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Cornering Style: Corner Speed Vs Square Off


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#1 ANORXIC51

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Posted 19 April 2012 - 07:35 PM

Just wanted to hear people's thoughts on the different types of ways to get through a corner, and if you think it is bike dependent, corner dependent, skill dependent, or a mix of all three.

I've always heard that for bikes in the smaller engine classes (up to ones in the SS class), you want to carry as much speed into the turn as you can and maintain/ build on that momentum thru and on out of the turn.

For bikes in the SBK class, as well as bikes of the twin cylinder flavor, that it is more 'point & shoot'. Braking at the latest point possible and sacrifice a bit of entry speed, quick turn the bike, and get the bike stood up as soon as possible to utilize the available power for the drive out.

I'm looking forward towards my first trackday on this bike (middleweight twin) May 11 at BIR, and can't help but think that I could use BOTH of these styles depending on the turn. Main reason I say that is there are some turns that have a small straight afterwards, so having a higher entry speed into and thru would be beneficial to having a higher exit speed. Then there are a couple where I think that sacrificing entry speed into one corner by squaring it off would set up very well for the following corner (thinking T4->5, 12->13).

I'm just thinking out loud here. I already know it is going to be a trial & error sort of thing (this way felt great for T__, that way felt slow/horrible,_____). Feel free to share your thoughts.

OH, and IB4justgetoutandridethething. ^_^

-Christian

#2 Eirik

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Posted 19 April 2012 - 08:06 PM

You will need to change the style to suit the corner in that slower corners are more suitable for point and shoot than fast corners. Also, if you have lots of power, you can better afford low apex speed than if you have limited grunt.

Personally, I feel far safer using the point and shoot style than the high corner speed style, but I only ride on public roads, so I rarely corner above 75 mph. Freddie Spencer used a point and shoot style, sliding the front going in and the rear going out, whereas Kenny Roberts Sr. preferred slow in, fast out, sliding the rear tyre. Barry Sheene put a lot of load on the front end, braking late and got out slower and gentler. All three were world champions. Alas, many styles will work. You need to get instructions, and also see what you're most comfortable with - and preferably time various sections so you can see what impact different styles have on your sector times.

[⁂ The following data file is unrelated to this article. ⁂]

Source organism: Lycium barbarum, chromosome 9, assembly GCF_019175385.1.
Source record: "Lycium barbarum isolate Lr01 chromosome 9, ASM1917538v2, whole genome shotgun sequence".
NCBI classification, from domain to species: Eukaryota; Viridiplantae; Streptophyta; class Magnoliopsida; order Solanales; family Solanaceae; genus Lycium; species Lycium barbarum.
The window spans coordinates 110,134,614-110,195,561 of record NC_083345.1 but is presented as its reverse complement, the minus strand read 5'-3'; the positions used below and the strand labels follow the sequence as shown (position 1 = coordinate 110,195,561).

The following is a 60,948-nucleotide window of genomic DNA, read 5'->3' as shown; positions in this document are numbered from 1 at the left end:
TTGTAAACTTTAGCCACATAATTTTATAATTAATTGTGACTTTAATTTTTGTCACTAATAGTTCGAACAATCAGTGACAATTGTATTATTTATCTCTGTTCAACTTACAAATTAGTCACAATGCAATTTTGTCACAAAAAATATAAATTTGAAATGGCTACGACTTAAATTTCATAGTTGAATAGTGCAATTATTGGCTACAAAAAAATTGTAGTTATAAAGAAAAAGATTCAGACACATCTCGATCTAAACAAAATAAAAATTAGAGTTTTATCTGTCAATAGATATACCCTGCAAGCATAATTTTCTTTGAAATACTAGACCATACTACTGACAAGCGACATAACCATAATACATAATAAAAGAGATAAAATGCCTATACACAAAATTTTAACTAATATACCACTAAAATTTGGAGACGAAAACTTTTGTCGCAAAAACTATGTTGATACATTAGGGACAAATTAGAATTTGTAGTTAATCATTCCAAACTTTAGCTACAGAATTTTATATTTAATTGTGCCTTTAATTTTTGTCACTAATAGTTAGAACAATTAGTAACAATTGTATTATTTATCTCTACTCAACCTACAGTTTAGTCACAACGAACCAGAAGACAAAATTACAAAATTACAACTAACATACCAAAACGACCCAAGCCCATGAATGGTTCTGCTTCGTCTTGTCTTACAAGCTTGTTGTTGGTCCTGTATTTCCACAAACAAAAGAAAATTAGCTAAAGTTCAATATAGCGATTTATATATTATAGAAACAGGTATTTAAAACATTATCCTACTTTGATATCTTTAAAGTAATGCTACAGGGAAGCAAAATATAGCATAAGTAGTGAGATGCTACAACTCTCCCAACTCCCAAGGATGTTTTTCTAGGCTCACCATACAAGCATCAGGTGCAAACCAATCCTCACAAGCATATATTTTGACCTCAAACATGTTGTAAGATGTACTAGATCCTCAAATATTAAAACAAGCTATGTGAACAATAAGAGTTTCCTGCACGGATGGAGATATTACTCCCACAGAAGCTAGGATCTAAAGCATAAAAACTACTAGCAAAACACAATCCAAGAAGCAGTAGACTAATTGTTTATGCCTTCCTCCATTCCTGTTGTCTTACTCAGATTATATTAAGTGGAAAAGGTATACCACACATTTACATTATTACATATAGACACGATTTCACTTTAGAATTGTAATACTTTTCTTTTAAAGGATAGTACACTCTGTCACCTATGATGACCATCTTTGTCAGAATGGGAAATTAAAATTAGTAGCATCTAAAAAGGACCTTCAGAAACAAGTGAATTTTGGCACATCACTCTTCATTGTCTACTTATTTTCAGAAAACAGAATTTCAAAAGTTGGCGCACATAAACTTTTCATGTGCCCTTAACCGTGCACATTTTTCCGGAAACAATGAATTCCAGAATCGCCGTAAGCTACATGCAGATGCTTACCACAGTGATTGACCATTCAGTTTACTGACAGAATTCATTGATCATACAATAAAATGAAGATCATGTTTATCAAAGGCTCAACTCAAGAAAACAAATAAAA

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#3 Crash106

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Posted 19 April 2012 - 09:10 PM

Welcome ANORXIC51,

I was just talking to a lady in her 50s. Her husband rides a Gold Wing. She's been a passenger for years, but she is now a new rider on a midsize cruiser. Her first bike. She is very timid about cornering. It scares her to lean over at all. She feels like just riding the speed limit on some corners is PLENTY of excitement for her. It will be ages before she even WANTS to carry a lot of speed in the corners.

So, I was thinking about her and about some of the thing KC said in TOTWII and wondered if riding straight and quick turning the bike would be something she would be interested in. So, I hopped on my Wing and tried squaring off the corners and quick turning the bike. I found that on a lot of curves, by the time I got the bike turned, I was up again and pointed straight down the road exiting the corner. Other corners, I had to spend more than a few seconds "hanging there" with the bike leaned over, but by squaring off the turns, I could cut that uncomfortable (for her) "hang time" down a lot. I was certainly able to keep up with traffic while squaring off the turns and riding the speed limit, I didn't need to do any hard braking either.

Me? I like big swoopy turns on a nice, wide "qualifying line" (outside, inside, outside), but it was kind of relaxing to quick turn the bike and find myself riding along straight up and down again. It was kind of weird. It felt a little like cheating. Still, I found squaring off the corners and quick turning the bike to be a good way to spend as little time as possible in what some new riders feel is that "horribly-uncomfortable leaned-over I-am-about-to-fall position."

You know, I wouldn't think of teaching quick turning to a new rider. They don't need it. Right? Why would you need to quick turn at 45 mph? Having played with it and thought about it from a beginners point of view, I wonder if squaring off the corners and quick turning the bike might not be a smart and stress resistant approach.
Best Wishes,
Crash106
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#4 ktk_ace

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Posted 20 April 2012 - 06:09 AM